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Jury: Death penalty for shooter in South Beach kidnap, rape, murder

So atrocious was the murder, so overwhelming the evidence, that Friday’s jury decision felt inevitable: Joel Lebron must die.

Miami-Dade jurors recommended, by a vote of 9-3, that Lebron should be executed for the rape, kidnap and execution of Ana Maria Angel, a South Miami High senior who hoped to become a teacher.

Lebron, 34, was one of five Orlando men who kidnapped Angel and her boyfriend in 2002 as the couple finished a South Beach moonlight stroll. Four men now have been convicted in the murder. A final defendant, Hector Caraballo, is awaiting trial.

Angel’s mother, Margarita Osorio, told reporters she was satisfied with the jury’s verdict — but knew the legal saga was far from over.

“We’re going to keep fighting. There is still one more trial,” she said.

The jury in Lebron’s case deliberated two hours Friday in deciding execution over life in prison.

Miami-Dade Circuit Judge William Thomas will ultimately deliver the final sentence at a later date, and rarely do judges stray from a jury’s recommendation.

The brutality of the crime shocked South Florida.

In April 2002, Angel and boyfriend Nelson Portobanco had gone to dinner to celebrate their four-month anniversary. Afterward, they walked on the sand in South Beach when they were kidnapped and robbed.

Lebron and the men gang raped Angel in the back of their truck, then slit Portobanco’s throat, leaving him for dead alongside Interstate 95 in Broward County. He survived and alerted police.

Alongside the interstate in Palm Beach County, Lebron and another man marched Angel down an embankment, into the brush near a sound barrier wall. Lebron shot Angel in the back of the head as she begged for her life, her hands clasped in prayer.

The case against Lebron was rock solid. Investigators traced a phone call made by one of the men to an Orlando address, where the couple’s stolen belongings were found.

Lebron confessed in chilling detail to investigators. His boots also had been splashed with Portobanco’s blood, and his DNA was matched to semen found inside the victim.

The crime was so galvanizing that his arrest, Lebron had to be separated from other inmates who threatened to kill him.

In pretrial motions, the state said Lebron tried to arrange the killing of a witness, and also threatened to attack a prosecutor. During trial, prosecutors added an extra security officer, seated behind them at all times.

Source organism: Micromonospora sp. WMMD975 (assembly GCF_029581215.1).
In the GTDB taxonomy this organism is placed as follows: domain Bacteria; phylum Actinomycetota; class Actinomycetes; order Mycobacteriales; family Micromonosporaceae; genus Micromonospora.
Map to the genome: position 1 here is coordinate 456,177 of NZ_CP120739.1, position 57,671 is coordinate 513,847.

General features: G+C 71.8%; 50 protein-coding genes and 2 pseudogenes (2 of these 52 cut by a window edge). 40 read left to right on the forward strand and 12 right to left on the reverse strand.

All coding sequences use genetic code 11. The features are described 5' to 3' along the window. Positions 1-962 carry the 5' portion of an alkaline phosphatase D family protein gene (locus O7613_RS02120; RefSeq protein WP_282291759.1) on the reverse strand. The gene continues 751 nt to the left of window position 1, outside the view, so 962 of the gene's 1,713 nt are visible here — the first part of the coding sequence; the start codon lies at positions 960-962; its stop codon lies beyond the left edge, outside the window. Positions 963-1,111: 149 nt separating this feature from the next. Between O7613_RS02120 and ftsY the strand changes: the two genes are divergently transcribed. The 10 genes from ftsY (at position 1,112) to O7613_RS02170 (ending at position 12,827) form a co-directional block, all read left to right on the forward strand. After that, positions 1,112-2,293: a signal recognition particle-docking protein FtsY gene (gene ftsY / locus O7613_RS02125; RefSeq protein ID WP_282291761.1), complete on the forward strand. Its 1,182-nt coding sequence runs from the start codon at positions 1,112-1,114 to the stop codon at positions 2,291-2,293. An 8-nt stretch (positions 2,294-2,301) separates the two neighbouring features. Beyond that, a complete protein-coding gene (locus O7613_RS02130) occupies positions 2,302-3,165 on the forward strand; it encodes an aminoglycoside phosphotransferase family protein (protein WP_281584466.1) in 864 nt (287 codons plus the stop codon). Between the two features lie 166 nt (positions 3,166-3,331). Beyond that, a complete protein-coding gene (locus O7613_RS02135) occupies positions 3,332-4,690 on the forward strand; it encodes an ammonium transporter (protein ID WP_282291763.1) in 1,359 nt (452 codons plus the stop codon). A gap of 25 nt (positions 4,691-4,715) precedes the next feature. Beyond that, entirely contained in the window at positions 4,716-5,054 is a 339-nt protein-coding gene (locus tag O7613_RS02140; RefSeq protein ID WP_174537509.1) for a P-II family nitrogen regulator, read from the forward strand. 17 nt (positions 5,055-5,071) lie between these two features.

Lebron’s first trial last month ended in a mistrial after a detective mentioned that one of his co-defendants had been convicted, a “prejudicial” fact that jurors weren’t supposed to know. Last week, another jury deliberated just over an hour in convicting him of first-degree murder, sexual battery and other felonies.

This week’s penalty phase offered two contrasting life stories.

Angel, who was to graduate weeks before her demise, was the captain of her school soccer team. Her plan was to join the Air Force, attend college and become a teacher to provide for her single mother.

She loved butterflies, Osorio told jurors: “It was her desire to have strong wings to be able to achieve her goals.”

As for Lebron, he grew up in a “crime-infested” housing project in a dangerous neighborhood in San Juan, Puerto Rico, defense lawyer Rafael Rodriguez told jurors.

He was the son of an abusive drunkard father who later was brutally murdered. As a 4-year-old, Lebron was hit by a car, damaging his head, affecting his ability to control his impulses, his lawyer said.

“He was like day dreaming,” his sister Emilia Roman testified Wednesday. “Always after the accident, he was distant. His body was present, but not his mind.”

Prosecutors, however, offered testimony from a neurologist who said a medical scan showed Lebron’s brain was fine.

Angel’s march down the embankment shows Lebron’s actions were premeditated, a “heinous, atrocious and cruel” spasm of violence deserving of the death penalty, prosecutor Reid Rubin told jurors Friday.

As Rubin spoke, he showed a graphic crime-scene video.

“He was having a good time. He enjoyed it. He wasn’t impaired,” Rubin said. “He chose to commit those crimes.”